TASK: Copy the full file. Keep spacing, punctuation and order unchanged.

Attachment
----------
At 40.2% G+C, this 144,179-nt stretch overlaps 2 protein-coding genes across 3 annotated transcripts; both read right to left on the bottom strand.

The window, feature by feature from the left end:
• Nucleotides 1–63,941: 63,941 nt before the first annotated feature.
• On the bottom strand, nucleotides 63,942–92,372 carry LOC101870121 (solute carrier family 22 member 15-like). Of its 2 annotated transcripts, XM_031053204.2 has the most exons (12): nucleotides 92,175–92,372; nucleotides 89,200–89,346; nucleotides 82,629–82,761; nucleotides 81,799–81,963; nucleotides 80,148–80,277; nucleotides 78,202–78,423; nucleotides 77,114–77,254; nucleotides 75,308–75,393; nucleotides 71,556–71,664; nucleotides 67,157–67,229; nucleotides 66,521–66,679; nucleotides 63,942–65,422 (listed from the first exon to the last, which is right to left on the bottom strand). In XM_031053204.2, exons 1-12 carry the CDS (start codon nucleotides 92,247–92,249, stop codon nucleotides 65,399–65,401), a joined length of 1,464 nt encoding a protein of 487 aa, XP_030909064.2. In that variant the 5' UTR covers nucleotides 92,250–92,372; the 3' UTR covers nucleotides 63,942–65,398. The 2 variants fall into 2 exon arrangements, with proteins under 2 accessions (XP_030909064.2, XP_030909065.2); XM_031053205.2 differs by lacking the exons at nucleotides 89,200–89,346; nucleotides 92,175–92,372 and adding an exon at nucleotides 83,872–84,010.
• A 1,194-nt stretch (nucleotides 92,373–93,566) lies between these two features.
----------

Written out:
At 40.2% G+C, this 144,179-nt stretch overlaps 2 protein-coding genes across 3 annotated transcripts; both read right to left on the bottom strand.

The window, feature by feature from the left end:
• Nucleotides 1–63,941: 63,941 nt before the first annotated feature.
• On the bottom strand, nucleotides 63,942–92,372 carry LOC101870121 (solute carrier family 22 member 15-like). Of its 2 annotated transcripts, XM_031053204.2 has the most exons (12): nucleotides 92,175–92,372; nucleotides 89,200–89,346; nucleotides 82,629–82,761; nucleotides 81,799–81,963; nucleotides 80,148–80,277; nucleotides 78,202–78,423; nucleotides 77,114–77,254; nucleotides 75,308–75,393; nucleotides 71,556–71,664; nucleotides 67,157–67,229; nucleotides 66,521–66,679; nucleotides 63,942–65,422 (listed from the first exon to the last, which is right to left on the bottom strand). In XM_031053204.2, exons 1-12 carry the CDS (start codon nucleotides 92,247–92,249, stop codon nucleotides 65,399–65,401), a joined length of 1,464 nt encoding a protein of 487 aa, XP_030909064.2. In that variant the 5' UTR covers nucleotides 92,250–92,372; the 3' UTR covers nucleotides 63,942–65,398. The 2 variants fall into 2 exon arrangements, with proteins under 2 accessions (XP_030909064.2, XP_030909065.2); XM_031053205.2 differs by lacking the exons at nucleotides 89,200–89,346; nucleotides 92,175–92,372 and adding an exon at nucleotides 83,872–84,010.
• A 1,194-nt stretch (nucleotides 92,373–93,566) lies between these two features.